Good times roll for art films

Not only has the Charles Theatre expanded, the avant garde has reached the suburbs.

August 15, 1999|By Ann Hornaday | Ann Hornaday,Sun Film Critic

For a brief moment this summer, Baltimore filmgoers may have thought they were seeing things. The Charles Theatre, the venerable art house that had recently added four screens, was playing such big studio movies as "Summer of Sam," "South Park: Bigger, Longer and Uncut" and "Austin Powers: The Spy Who Shagged Me."

Meanwhile, the 17-screen General Cinema megaplex in Owings Mills was showing "Limbo," the latest low-budget feature from independent filmmaker John Sayles.

Was there something wrong with this picture?

Not really. Since the arrival of the expanded and renovated Charles, as well as new multiscreen complexes like that in Owings Mills, the tectonics of Baltimore's art-house terrain have shifted. Most observers agree that the changes bode well for filmgoers, who will have more films to see and more comfortable and attractive theaters in which to see them.

For the Charles, playing "Austin Powers" was part of an experiment that started in April, when the theater unveiled its new addition during the Maryland Film Festival. Crowds were strong that week, then dropped off precipitously, according to Charles co-owner John Standiford.

Just as the festival ended, Standiford created a film calendar on which repertory classics, contemporary cult films and experimental works were scheduled. Reaction to the calendar was uneven: Krzystof Kieslowski's "Dekalog" series was a hit, whereas a program of noir films from the Universal archive bombed. Then suddenly, titles like "8 1/2 " and "Touch of Evil" gave way to "Austin Powers," "South Park," "Summer of Sam" and "Eyes Wide Shut" -- not exactly struggling-art-house fare.

According to George Mansour, who books the Charles as well as 15 other art houses along the East Coast, the move was made to find a new audience for the theater and to develop relationships with major studios whose films heretofore hadn't played the Charles.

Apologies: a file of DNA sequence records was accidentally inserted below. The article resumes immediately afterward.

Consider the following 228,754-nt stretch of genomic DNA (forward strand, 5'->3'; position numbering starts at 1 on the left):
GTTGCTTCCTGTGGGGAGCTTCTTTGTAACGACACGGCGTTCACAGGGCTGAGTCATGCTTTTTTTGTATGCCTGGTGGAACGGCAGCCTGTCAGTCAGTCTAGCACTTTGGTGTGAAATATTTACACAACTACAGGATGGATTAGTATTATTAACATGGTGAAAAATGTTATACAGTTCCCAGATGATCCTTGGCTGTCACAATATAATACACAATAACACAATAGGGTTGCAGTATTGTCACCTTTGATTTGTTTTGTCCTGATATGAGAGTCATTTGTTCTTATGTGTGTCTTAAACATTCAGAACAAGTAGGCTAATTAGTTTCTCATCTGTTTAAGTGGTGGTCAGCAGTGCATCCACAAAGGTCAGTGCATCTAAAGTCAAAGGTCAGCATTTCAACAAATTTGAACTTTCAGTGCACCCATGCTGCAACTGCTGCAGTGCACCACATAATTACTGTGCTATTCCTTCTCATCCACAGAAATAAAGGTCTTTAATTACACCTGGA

"We're trying to strike a sort of balance [between] playing some of the Hollywood films that are acceptable," Mansour explained. "The only one I felt was really off our line was 'Austin Powers.' But 'Summer of Sam,' good or bad it's a Spike Lee movie, and 'South Park' had a certain cachet."

Both Standiford and Mansour consider "Austin Powers" a mistake. "We were really looking to get as many people into the theater as possible," Mansour explained, "so we thought [the movie] had a certain something we could justify." The movie, which was geared toward filmgoers much younger than the Charles' usual core audience, played there for only four weeks.

But Mansour emphasized that by playing major movies and generating respectable box-office grosses, the Charles' ability to get choice bookings down the road is enhanced.

"There are films that go into nine places that are good and interesting," he explained. "You have to look at each film individually."

'Witch' success

But even such high-profile bookings as the new Spike Lee and Stanley Kubrick turned out to be piddling compared with the Charles' biggest success of the summer. When a little $35,000 movie called "The Blair Witch Project" opened for an exclusive two-week run at the Charles on July 16, the theater turned a corner. The film grossed $81,000 the first week, more than tripling the theater's house record; the following week, "The Blair Witch Project," which had generated enormous buzz on the Internet and had local appeal because it was filmed in Maryland, grossed $100,000 at the theater.

For two weeks straight, lines in front of the Charles snaked around the corner, the block between Lafayette and Lanvale streets was abuzz from noon until after midnight, and Standiford was forced to add weekday matinees, which quickly sold out along with the evening engagements.

Even though the theater only retained a percentage of the box- office receipts (Artisan Entertainment, the movie's distributor, keeps most of the money), what the theater made in concession sales, and the fact that a new, younger audience was introduced to a theater that had heretofore catered to older filmgoers, made "Blair Witch" a pivotal development for the theater.

"I think it's going to be our turning point," Mansour said. "It really put [the theater] on the map. Now we've got to restrain ourselves. We've got to keep the image of what we want to project, which is essentially art films and independent films, but also keep a mixture of interesting or offbeat Hollywood films that may be going wide or may not be going wide."

Steve Rothenberg, executive vice president of distribution for Artisan, agreed that the Charles' performance this summer has heightened its profile in the film world. "When a theater like the Charles grosses $81,000 the first week and $100,000 the second week, more than tripling house records since it's been in existence, it [should] prove to distributors that the Charles after the renovation is truly a specialized theater to be reckoned with," he said.

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